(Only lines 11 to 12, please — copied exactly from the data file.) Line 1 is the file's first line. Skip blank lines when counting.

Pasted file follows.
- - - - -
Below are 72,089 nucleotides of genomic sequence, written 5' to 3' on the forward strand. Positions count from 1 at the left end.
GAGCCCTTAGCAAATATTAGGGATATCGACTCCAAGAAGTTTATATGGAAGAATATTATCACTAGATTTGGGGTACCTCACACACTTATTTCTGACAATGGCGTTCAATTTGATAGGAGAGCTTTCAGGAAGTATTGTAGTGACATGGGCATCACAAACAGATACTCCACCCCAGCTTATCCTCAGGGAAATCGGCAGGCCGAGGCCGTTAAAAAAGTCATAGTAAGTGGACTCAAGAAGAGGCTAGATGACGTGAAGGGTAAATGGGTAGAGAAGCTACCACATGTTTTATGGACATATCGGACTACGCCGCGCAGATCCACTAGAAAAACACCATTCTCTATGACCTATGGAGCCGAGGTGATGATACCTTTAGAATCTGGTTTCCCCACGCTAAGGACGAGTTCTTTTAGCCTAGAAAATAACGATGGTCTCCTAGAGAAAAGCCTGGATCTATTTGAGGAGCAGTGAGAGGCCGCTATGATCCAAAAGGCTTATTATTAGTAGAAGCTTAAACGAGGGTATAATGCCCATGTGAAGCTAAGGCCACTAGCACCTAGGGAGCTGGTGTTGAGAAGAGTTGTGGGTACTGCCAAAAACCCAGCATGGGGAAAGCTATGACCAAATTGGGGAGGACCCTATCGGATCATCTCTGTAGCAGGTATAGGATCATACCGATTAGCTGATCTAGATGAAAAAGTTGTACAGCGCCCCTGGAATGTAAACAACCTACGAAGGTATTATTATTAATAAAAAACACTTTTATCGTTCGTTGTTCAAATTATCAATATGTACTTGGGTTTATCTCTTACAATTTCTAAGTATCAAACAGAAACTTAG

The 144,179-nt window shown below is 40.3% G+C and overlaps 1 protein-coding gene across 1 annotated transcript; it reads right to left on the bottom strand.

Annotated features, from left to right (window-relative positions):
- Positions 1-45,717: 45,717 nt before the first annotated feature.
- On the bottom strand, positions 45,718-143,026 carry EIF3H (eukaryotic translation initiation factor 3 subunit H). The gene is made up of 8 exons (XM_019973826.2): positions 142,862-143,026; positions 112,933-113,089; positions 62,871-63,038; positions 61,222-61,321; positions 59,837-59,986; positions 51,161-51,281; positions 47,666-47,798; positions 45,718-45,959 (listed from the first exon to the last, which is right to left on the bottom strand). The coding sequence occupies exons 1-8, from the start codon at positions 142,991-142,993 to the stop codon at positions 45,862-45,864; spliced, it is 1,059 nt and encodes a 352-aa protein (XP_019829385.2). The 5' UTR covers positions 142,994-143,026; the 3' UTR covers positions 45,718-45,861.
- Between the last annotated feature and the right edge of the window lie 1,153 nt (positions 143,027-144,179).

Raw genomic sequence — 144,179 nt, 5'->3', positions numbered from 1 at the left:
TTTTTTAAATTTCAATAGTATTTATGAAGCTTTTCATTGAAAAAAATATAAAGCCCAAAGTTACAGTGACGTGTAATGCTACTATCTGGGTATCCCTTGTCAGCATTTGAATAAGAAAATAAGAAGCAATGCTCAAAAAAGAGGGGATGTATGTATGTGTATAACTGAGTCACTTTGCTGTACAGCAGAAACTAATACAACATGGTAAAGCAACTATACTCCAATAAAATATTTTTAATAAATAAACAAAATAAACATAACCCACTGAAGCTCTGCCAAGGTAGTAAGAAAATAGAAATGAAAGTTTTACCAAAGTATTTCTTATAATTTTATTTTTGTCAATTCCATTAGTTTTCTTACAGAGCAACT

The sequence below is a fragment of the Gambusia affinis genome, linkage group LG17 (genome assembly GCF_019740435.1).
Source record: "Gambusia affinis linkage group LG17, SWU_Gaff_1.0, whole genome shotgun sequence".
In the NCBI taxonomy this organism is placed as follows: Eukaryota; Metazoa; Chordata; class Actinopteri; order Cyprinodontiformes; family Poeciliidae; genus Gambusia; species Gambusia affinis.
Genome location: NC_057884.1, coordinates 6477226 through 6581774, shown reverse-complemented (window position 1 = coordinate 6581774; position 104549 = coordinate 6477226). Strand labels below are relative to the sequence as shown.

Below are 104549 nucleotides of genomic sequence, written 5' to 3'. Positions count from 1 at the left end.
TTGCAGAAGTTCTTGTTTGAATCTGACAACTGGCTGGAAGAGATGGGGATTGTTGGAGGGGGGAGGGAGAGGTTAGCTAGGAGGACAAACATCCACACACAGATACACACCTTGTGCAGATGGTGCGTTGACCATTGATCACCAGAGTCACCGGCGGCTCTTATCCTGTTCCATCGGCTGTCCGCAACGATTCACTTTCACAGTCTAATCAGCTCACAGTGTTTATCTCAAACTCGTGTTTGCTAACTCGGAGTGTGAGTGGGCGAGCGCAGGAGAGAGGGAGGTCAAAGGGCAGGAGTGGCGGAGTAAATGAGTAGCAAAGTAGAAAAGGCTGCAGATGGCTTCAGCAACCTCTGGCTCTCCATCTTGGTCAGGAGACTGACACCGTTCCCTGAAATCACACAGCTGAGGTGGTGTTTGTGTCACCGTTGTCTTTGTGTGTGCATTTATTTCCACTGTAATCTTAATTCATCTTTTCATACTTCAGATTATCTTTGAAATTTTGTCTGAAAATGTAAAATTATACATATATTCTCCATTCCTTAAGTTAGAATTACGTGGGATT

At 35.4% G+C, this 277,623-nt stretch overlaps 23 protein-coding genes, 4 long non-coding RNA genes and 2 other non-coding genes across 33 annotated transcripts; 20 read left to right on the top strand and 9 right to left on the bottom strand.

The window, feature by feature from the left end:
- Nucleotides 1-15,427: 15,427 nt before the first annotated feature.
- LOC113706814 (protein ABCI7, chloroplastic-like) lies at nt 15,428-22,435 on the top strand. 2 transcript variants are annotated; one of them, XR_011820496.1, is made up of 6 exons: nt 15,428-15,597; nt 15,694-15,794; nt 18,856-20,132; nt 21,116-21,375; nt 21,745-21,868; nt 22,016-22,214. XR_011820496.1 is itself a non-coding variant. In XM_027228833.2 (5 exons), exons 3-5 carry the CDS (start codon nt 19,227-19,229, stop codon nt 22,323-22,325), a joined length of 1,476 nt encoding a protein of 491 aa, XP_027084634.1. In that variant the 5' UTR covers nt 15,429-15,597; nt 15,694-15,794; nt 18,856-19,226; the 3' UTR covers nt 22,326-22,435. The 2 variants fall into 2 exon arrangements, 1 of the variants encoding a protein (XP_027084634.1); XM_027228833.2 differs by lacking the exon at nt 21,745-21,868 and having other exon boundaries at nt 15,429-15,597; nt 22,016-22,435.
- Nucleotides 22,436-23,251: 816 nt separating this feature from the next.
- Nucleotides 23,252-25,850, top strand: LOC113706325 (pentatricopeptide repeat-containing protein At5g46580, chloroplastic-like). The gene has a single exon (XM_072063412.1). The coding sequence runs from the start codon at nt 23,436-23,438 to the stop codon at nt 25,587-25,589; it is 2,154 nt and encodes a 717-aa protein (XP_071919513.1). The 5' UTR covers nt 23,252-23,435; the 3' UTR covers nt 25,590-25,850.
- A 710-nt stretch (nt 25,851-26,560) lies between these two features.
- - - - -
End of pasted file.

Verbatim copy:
Source record: "Gambusia affinis linkage group LG17, SWU_Gaff_1.0, whole genome shotgun sequence".
In the NCBI taxonomy this organism is placed as follows: Eukaryota; Metazoa; Chordata; class Actinopteri; order Cyprinodontiformes; family Poeciliidae; genus Gambusia; species Gambusia affinis.